Over the past several months I have done some reading and asked a couple of sports trainers what they are asked (or required) to do for blood cleanup.
Blood on the field
Our town safety coordinator asked about blood bourne pathogens and how to decontaminate our athletic fields [natural grass]. During a PONY tournament, blood got on the grass and the employees did not know what they should do. I was not sure how to answer it either. Can you help us with this issue?
Well this is a question that when first asked, I had to shrug my shoulders as I did not know what to recommend. Over the past several months I have done some reading and asked a couple of sports trainers what they are asked (or required) to do for blood cleanup. An early realization is that the recommendation for cleaning blood from soft, highly permeable surfaces like turfgrass vary depending on who you listen to and/or what you read. There seems to be no standard recommendations.
So, let’s take a step or two backward and look at the issue at hand. First, the concern over infectious diseases related to pathogens found in blood (and other body fluids) has grown due to the fears of contacting HIV and hepatitis B or C (HBV and HCV). But I actually found no report that HBV, HCV, or HIV has ever been transmitted to humans from a soft floor covering such as a carpet or from a surface such as turfgrass. Nonetheless, disinfection of an area contaminated by blood seems to be a prudent infection-control practice.
The greater risk for infection transfer is from the direct contact with blood from an injured person. Blood that is splashed into the eyes or mouth or contact with broken skin is a more significant issue. As a safety precaution, it is suggested that you do not come in contact with someone else’s blood or attempt to clean a blood spill if you have a cut or abrasion on your skin.
If you must deal with cuts or blood spills, it is strongly suggested that impervious gloves be worn. So, keep your first aid kits stocked with gloves. For public facilities it is also suggested (mandated for some) that you have a National Standard Body Fluid Clean Up kit. These kits contain gloves, disinfectants, and a biohazard bag. While this may sound excessive, the kits are in small first-aid boxes and are available for less that $15 from online retailers or sports medicine companies.
Blood cleanup is easiest on non-permeable surfaces, such as floors and counter tops. Complications arise when cleaning permeable or absorbent surfaces. The Center for Disease Control (CDC) and public health community recommends that contaminated carpet be carefully (without splashing) pre-treated with a mild detergent solution, allowing approximately 10 minutes of time for the disinfectant to work. Blot up treated blood with paper towels (wearing gloves) and then immediately place contaminated paper towels in a plastic bag and seal for disposal. Then the treated area should be thoroughly saturated with a standard EPA-registered chemical germicide, used according to label directions, to further inactivate pathogens of concern. Then the carpet should be cleaned . . . To me, turfgrass has some similarity to carpet and could be disinfected in a similar fashion. One difference is that we are not so worried about stains. Our concern is decontamination first and turf health second. So, I kept searching out other cleanup recommendations.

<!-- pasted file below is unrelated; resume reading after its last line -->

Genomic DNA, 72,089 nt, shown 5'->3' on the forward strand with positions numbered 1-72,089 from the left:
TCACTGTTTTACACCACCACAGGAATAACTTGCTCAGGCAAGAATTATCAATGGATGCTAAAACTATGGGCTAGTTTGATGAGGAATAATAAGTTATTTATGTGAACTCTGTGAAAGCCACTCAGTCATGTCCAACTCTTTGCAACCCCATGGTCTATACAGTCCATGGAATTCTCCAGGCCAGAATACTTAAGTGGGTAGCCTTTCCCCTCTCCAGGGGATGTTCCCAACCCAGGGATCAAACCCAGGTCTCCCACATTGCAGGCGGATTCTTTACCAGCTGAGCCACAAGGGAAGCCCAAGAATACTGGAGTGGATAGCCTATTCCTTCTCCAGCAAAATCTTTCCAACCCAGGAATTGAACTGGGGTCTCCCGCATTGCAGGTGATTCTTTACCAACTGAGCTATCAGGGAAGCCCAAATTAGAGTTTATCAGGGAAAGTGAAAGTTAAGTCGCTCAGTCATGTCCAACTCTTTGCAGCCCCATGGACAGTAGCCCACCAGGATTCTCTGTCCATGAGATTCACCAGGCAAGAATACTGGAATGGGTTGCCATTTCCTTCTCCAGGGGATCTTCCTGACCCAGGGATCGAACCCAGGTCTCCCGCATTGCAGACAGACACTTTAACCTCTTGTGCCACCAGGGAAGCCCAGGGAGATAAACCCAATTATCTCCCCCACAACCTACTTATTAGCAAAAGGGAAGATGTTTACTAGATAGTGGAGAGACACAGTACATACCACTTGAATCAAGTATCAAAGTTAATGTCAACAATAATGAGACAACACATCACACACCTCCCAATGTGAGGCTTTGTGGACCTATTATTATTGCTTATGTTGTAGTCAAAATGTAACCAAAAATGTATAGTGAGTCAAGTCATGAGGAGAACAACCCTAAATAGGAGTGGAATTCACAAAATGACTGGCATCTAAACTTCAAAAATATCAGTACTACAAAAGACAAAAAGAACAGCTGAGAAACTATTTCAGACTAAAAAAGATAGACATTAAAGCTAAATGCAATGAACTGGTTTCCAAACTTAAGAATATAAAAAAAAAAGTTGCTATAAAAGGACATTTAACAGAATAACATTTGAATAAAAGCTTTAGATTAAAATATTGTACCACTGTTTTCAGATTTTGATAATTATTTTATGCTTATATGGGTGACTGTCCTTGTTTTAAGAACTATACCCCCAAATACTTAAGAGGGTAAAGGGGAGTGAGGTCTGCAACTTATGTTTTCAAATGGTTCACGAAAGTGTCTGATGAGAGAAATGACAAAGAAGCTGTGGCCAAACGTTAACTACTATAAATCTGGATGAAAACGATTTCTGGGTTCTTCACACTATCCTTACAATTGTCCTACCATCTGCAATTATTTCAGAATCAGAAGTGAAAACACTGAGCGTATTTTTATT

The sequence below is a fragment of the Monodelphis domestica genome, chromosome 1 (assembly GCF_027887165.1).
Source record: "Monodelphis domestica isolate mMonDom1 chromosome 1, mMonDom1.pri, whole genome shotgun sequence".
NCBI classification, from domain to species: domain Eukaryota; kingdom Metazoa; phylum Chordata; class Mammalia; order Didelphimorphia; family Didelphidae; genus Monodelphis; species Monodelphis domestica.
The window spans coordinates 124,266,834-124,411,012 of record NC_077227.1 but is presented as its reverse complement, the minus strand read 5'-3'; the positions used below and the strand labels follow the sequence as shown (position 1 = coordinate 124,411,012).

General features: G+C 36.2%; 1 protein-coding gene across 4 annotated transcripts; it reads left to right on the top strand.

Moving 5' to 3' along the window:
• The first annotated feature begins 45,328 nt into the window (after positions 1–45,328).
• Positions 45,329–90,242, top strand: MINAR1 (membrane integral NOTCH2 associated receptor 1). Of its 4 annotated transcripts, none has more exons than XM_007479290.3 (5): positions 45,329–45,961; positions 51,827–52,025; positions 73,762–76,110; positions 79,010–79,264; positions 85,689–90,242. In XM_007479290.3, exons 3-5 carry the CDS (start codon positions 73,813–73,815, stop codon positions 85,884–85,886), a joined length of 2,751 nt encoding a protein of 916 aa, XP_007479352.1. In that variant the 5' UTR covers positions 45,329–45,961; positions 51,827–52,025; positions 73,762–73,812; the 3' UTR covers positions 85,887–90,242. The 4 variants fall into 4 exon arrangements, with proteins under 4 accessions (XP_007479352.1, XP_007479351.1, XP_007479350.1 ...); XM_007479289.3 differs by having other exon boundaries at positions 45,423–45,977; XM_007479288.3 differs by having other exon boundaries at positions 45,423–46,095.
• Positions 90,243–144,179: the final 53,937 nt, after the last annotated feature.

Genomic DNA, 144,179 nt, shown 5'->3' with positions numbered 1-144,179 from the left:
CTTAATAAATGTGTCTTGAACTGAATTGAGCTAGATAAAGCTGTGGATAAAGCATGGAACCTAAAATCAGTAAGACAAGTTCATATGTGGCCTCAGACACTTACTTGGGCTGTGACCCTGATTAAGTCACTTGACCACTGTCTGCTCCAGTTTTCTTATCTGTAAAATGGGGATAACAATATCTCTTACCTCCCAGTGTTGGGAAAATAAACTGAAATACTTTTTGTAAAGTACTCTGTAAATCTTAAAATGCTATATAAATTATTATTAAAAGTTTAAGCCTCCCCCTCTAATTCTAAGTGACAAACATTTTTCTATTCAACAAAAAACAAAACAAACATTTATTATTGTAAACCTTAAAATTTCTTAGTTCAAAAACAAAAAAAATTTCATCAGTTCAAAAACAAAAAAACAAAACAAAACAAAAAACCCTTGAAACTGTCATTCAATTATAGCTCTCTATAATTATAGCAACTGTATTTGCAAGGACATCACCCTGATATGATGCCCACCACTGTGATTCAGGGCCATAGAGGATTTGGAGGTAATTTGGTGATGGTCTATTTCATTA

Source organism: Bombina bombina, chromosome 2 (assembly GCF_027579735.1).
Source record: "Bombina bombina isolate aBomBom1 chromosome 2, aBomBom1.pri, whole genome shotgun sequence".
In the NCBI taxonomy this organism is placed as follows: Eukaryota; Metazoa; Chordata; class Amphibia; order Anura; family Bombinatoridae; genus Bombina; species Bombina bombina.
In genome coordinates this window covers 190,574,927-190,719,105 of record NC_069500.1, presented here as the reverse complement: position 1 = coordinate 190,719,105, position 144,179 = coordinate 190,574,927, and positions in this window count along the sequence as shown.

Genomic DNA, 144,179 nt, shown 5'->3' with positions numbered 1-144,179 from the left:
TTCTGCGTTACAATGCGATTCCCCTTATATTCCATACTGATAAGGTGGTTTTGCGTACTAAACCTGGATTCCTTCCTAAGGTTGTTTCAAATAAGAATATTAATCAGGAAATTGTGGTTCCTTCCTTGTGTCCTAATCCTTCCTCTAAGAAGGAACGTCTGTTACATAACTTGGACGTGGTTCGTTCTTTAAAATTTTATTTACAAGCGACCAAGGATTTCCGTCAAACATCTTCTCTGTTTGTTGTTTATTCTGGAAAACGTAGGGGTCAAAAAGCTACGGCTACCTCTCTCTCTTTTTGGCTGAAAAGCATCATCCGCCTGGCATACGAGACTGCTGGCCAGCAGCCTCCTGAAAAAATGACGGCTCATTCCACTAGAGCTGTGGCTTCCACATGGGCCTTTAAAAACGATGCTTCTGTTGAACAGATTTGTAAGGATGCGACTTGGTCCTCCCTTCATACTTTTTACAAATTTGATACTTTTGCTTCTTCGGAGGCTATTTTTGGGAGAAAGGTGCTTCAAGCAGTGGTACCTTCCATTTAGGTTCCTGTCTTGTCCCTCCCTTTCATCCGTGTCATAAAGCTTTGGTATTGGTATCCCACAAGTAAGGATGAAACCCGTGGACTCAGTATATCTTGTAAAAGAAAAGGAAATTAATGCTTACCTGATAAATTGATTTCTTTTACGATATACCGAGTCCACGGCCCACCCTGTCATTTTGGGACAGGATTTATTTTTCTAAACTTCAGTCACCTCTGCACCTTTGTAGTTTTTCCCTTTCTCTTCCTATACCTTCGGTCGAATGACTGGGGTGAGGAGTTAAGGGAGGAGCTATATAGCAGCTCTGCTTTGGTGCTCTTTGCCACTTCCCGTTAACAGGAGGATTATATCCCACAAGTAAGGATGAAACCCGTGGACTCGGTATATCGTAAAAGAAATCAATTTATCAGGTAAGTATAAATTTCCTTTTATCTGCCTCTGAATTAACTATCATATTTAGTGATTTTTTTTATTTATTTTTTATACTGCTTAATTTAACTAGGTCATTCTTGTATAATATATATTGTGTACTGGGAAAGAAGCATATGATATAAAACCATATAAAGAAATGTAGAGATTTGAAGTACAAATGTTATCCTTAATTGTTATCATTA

It seems that California has the most extensive legislation associated with cleanup of human blood. The California Medical Waste Management Act has provisions for cleaning up “trauma scene waste.” The cleanup procedure focuses on using a 10 percent solution of ordinary household bleach (sodium hypochlorite). The bleach solution is applied to the blood and allowed 30 minutes contact time. Afterwards the area should be cleaned using absorbent paper towels. Bag used cleanup materials as solid waste, discard gloves, and wash hands thoroughly using hand soap.
A prominent US university had directions for a response team to use for blood cleanup with “small outdoor spills” on their Environmental Management Department’s website. Their procedure also suggested using a 10 percent bleach solution to flood the spill area, allowing it to stay in place for 15 minutes. Then they suggested that a 5-gallon bucket of clear water be used to disperse the disinfected spill. This certainly seems easy enough as bleach is readily available and inexpensive. Making a 10% solution (1 part bleach with 9 parts water) is fast and easy. In addition, it should not cause any long-term negative effects on the turfgrass health, especially once it is further diluted with water.
The one issue that will potentially cause some folks problems is delaying the sporting event for the cleanup. It seems callous to mention this issue since the cause of the problem is an injured person, but I know this will come up. Sorry, I can’t help you with that one.
Note: Some synthetic turf manufacturers do not endorse bleach use on their synthetic fields. I doubt a 10% bleach solution followed by clean water would cause any issues with synthetic fields. But to be on the safe side, check your field warranty before adopting that as a standard procedure. If bleach is not suitable, ask your company representative to recommend a commercial disinfectant that you can include in your “spill kit.” Follow those label directions when cleaning a spill.